South Koreans’ Seollal gift packages appear to have no limit on what they can contain.
Gift packs full of spam, preserved tuna or soap are the most frequently exchanged. However, there are thousands of different Seollal gift sets.
South Korean convenience store chain GS25 in December unveiled its Seollal gift catalog with more than 850 kinds of gift sets, which include a 9 million-won ($7,260) bottle of Le Pin wine while another includes a rabbit-carved gold medal for the coming year of the rabbit.
Other retailers have also shown luxuriously packed gift sets including gift cards, coffee sets, ginseng packages and home appliances.
But looking back, Seollal gift options have changed through the times.
During the Joseon dynasty, there was a custom called “Sehwa.” Koreans exchanged pictures called “Sehwa” of a person, animals or plants on Seollal. The pictures were attached to a gate with hopes of attracting fortune and repelling evil.
The current concept of Seollal gifts rose in the 1960s with recovery after the Korean War (1950-1953).
Sugar was one of the most popular gifts for Seollal back then, according to South Korean distributor Shinsegae’s report in 1995, due to the lack of basic commodities. So flavor enhancers became popular Seollal gifts.
Sugar and seasonings still topped the list of Seollal gifts in department stores in the 1970s, but more and more manufactured products became gift options as the country's industries advanced.
Retailers came up with toothpaste, soap, underwear, socks and processed foods to give as gifts during that era.
In the middle of sharp economic growth during the 1980s, exchanging Seollal gifts became a widespread practice in South Korea, with items such as canned ham, tuna and beef rib packages -- still common holiday gifts today -- first hitting shelves during this period.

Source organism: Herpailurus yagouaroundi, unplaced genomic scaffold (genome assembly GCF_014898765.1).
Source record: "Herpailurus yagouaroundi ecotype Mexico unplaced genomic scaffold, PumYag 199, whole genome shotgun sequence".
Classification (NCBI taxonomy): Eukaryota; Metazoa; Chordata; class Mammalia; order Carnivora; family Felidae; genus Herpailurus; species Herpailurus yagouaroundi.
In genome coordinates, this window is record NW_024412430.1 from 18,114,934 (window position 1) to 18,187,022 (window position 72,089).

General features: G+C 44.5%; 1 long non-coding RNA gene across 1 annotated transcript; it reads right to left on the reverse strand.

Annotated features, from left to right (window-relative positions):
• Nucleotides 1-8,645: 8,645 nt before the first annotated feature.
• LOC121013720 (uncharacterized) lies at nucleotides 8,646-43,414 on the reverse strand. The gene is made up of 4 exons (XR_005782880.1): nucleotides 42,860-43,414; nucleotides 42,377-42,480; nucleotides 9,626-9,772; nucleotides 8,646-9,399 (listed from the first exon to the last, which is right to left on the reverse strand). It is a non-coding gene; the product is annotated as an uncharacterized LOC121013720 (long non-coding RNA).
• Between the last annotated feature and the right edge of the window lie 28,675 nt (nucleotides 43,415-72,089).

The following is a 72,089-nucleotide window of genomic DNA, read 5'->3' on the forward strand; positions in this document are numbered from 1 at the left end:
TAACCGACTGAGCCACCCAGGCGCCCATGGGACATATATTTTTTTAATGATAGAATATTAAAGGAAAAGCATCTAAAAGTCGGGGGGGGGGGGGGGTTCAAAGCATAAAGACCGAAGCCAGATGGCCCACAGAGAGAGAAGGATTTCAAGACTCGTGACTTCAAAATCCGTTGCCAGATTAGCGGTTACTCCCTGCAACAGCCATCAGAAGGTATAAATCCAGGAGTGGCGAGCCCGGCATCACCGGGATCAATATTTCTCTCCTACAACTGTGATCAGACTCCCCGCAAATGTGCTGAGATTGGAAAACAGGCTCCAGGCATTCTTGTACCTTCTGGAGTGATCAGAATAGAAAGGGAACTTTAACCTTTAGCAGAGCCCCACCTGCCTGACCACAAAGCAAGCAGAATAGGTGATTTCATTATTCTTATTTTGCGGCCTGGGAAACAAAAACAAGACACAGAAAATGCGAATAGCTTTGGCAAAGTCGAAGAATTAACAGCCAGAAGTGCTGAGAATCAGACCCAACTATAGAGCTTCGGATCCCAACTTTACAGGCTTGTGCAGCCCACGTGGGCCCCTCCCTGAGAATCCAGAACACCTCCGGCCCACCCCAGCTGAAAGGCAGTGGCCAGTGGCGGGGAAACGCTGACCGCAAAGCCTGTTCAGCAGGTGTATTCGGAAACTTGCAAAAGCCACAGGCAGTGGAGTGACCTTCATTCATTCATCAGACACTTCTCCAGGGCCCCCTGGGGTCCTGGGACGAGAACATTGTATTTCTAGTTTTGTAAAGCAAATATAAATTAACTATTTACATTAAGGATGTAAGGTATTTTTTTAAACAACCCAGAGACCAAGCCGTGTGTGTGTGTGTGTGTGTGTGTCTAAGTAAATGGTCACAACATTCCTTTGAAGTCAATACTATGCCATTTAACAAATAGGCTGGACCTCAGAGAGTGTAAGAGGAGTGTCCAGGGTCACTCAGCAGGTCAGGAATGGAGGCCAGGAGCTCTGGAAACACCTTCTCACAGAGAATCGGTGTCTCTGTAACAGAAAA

There also was an explosive change in the type of gift products, making fashion items such as ties, purses, scarves and belts popular to give.
Since the late 1980s, increasing public interest in health also became visible as holiday gifts, such as lingzhi, ginseng or other traditional medicine herbs, which became popular during this era.
Department store gift cards also began to be distributed as holiday gifts in 1994.
The gifts continued to be diverse and luxurious in the 1990s. But the Asian Financial Crisis in 1997 returned consumers to commodities, such as cooking oil and canned food, at relatively low prices.
Overcoming the financial crisis, South Koreans in the 2000s took an interest in "wellbeing," which meant a better quality and healthier lifestyle.
More people sought olive oil instead of soybean oil as gifts. Wine and cheese also became popular, even more so than traditional liquors during 2004 holiday gift sales.
Seollal gifts have become diversified to reflect current times. While preserved food and bath products are still common, sales of mobile coupon gifts have become popular.
There is also a trend that gifts are more tailored to match different living situations now. Packages for one-person households and pets have appeared more and more since the 2010s.